A ruptured Achilles Tendon is a very serious injury, as it is the strongest tendon in the human body. Tendons are very durable connective tissues, connecting muscles to bones. A ruptured achilles tendon will significant impair an individual’s ability to walk. This condition normally occurs with bursts of movement such as running and jumping.
Symptoms of a ruptured Achilles Tendon include:
- Pain in the heel
- Popping noise at the injured area
- Inability to stand on toes
Surgical repair is recommended in most cases, however treatment options depend on the patient’s goals. Surgery is usually chosen by patients who wish to return to an active lifestyle, because of the quicker recovery time and lower risk of re-rupturing the tendon.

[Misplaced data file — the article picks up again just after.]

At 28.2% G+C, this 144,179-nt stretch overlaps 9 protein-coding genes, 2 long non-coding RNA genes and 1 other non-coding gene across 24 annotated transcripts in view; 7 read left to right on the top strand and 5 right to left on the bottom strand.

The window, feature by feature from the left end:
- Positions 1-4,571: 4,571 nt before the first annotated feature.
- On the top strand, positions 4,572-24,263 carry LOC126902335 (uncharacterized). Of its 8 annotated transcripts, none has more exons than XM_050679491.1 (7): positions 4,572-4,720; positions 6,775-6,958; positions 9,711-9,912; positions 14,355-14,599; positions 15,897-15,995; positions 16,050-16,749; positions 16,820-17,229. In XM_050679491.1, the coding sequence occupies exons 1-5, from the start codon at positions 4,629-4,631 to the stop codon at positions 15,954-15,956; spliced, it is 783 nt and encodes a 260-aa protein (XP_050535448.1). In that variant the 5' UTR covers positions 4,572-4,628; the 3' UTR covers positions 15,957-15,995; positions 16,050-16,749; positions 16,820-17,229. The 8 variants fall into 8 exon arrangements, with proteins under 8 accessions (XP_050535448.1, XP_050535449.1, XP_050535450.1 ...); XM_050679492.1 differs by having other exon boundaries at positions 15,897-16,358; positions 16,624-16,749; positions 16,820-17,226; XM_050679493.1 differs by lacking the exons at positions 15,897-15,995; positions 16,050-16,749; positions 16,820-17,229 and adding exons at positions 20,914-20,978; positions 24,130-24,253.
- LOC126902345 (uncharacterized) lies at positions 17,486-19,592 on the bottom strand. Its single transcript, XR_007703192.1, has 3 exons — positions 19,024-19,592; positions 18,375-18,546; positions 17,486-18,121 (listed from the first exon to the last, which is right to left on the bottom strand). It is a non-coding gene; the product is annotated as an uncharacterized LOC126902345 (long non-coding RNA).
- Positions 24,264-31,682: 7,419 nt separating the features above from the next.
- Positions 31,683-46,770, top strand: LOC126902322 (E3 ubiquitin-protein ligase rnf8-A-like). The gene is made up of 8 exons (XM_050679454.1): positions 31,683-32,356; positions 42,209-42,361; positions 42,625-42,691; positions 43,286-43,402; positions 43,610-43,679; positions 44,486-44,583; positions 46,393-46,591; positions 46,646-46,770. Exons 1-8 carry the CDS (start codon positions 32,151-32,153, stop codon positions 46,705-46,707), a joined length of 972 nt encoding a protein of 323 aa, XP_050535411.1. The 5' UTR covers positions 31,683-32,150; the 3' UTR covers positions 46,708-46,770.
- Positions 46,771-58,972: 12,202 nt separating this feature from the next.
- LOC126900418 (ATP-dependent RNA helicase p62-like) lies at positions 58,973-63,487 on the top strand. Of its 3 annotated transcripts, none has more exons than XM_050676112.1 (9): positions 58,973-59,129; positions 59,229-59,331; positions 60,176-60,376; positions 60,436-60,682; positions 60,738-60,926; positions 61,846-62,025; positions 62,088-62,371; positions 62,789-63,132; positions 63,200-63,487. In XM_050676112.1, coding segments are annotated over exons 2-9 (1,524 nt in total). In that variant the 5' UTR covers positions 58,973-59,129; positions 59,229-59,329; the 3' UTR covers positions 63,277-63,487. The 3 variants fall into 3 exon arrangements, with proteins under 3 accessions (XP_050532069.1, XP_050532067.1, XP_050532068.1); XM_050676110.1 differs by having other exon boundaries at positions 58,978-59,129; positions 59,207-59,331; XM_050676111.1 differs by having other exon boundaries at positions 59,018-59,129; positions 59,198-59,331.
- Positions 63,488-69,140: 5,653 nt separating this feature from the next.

Depending on the severity of the damage, the torn tendon may be repaired by stitching the tear in the tendon. However, in some cases the torn tendon may need additional tendon to support it. As with all surgical procedures there are risks of infections and nerve damage.
What to expect
A patient may expect to wear a cast or a splint post-surgery, and keep the repaired leg non-weightbearing. After a 2-3 weeks of rest, the patient will be instructed with guided exercises to regain strength, balance and stability to the ankle, and may be able to return to previous activities in about six months.